Being here is making me remember everything I loved about living in Germany. I went down by the Main river, which runs right by my hostel, and a million people were biking, jogging, rollerblading, walking, or sitting on the benches and just watching the people go by. I love how half of them weren't just there to get some exercise - biking along a river is just their normal means of transportation.

Frankfurt skyline

I also walked around the neighborhood I'm staying in a lot, Sachsenhausen, which is apparently the hip place to be with the best gay clubs. Unfortunately, I'm still very jetlagged so I was out by 9pm. The old part, Alt Sachsenhausen, supposedly has the best Apfelwein pubs, where they sell wine made from apples. I thought I was buying some, but instead I bought just the normal apple juice. It was good though! One thing I noticed was there are lots of small parks with playgrounds and usually tennis courts or some sort of field. These were packed with kids, parents, teenagers, and even older people visiting on the benches. I think it's great for kids to go to the park after school. They gain social skills while being active outside instead of sitting in front of a TV. There was even a building I saw with tables and art supplies inside where older kids can do homework while their siblings play, or on days like today they can do art or read books or just play with other kid inside.
I've been through Römerberg, Frankfurt's old center square, quite a bit because it's right across the river from me and I pass through it whenever I walk anywhere.


The 14th and 15th century houses were destroyed in WWII, but they've been rebuilt. While they were rebuilding, they uncovered some ruins of an old Roman Bathhouse. Right around the corner is the Kleinmarkthalle, which is kind of like an indoor Farmers' Market. I love how they tell you where all the fruits and vegetables come from on the label. They even do that in grocery stores. There were also a few bread stands, some cheese, plants and seeds, "foreign" foods (mostly dates and figs and different spices and nuts and other Turkish type foods) and lots of meat. I walked down the Saalgasse, which is a street where a different architect built each house after the war, so they all are built differently, and the Fressgasse, which is filled with most likely overpriced restaurants.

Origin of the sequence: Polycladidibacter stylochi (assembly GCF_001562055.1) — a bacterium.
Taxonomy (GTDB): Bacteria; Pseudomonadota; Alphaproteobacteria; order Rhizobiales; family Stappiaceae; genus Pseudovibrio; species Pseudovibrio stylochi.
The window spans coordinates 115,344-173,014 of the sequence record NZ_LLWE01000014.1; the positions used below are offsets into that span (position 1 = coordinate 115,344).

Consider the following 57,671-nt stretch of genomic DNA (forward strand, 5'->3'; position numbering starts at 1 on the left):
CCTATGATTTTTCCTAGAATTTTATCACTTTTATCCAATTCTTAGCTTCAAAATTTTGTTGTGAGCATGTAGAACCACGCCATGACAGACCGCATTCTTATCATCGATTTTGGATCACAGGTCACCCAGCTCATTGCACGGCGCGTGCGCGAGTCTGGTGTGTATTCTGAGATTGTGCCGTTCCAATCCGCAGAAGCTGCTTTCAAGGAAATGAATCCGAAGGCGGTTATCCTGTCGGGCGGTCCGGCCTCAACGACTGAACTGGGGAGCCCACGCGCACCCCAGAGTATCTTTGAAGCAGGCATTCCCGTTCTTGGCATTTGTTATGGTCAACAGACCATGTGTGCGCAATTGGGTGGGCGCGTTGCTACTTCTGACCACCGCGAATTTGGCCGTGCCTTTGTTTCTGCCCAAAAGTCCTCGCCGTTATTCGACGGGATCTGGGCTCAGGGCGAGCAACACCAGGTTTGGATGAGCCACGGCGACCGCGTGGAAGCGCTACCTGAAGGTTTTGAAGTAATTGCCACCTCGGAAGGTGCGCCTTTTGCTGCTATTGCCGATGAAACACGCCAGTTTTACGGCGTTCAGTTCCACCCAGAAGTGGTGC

Ok…now I'm in Heidelberg, but I was in Würzberg for 2 days before this. I met a Japanese girl in Frankfurt, and when we were both about to check out we found out that we were going to the same place next! We weren't in the same room though. My only roommate was on older woman who talked to me really fast in German and was not very deutlich. And by that I mean she slurred all her words together.

Hi! it's pouring rain and I'm hiking through the vineyards!

So now I am in Heidelberg! I'm working on my pre-semester assignments for studying abroad in Auroville, India and enjoying my time here! The sun has finally come out!

Friday, September 3, 2010

The Beginning

I'm starting this blog to document my experiences while I study abroad in India and keep in touch with family and friends.
I decided to write my first post about an amazing experience I just had in New Mexico working on a goat farm. I wanted to find a farm to work on this summer, and then one of my best friends Lacey, who worked on the farm last Fall, decided to go back and invited me to visit. My original plan was to go for 3 weeks, but because it is so hard to get there especially when it's raining, I ended up only staying about 2. I learned so much while I was there. Goats are the most amazing animals, and they are always smiling at you. They love to rub their heads up against you and get attention!

One of the most amazing experiences I had while I was there was when I went hiking with the goats one day. They are completely free range, and since they live in the middle of nowhere they can really go anywhere. They walk several hours a day while they are eating. I felt so out of shape! I had to use my hands to help me climb most of the time, I almost slipped down a steep slope, and I had to crawl through small spaces that the goats had no problem squeezing through! Luckily, the guard dogs were there for me. Utah made sure I wasn't left behind, even when I got cactus in my shoe.

I helped milk the goats almost every morning, and then there was always a delicious breakfast waiting. I usually helped maintain the gardens or make cheese the rest of the day, but we had plenty of free time too. The hiking and views are amazing, but there is nobody around so it is easy to get lost! I climbed Pyramid Mountain, which is near the farm, and I even found a missing baby goat! He was reluctant to come with me, but soon he realized I could take him home and we were calling back and forth so he could find his way.

9 baby pigs were born in the middle of the night while I was there! But one goat, Zippity-Doo-Dah, got sick and died. I also got to go to Pie Town and eat some delicious (blueberry) pie!
I had an amazing time at CoonRidge and I am so glad I was able to experience it. I also felt so lucky to be able to spend time with Lacey, because our paths have not crossed much since high school. Who knows when I will get to see her again. I am currently packing and getting everything ready for a week long visit in Germany, and then three months in India! The time is flying by!
Me with baby Already! and her new snazzy weaning bit! The babies like to climb in their feeder, we don't keep her in a cage.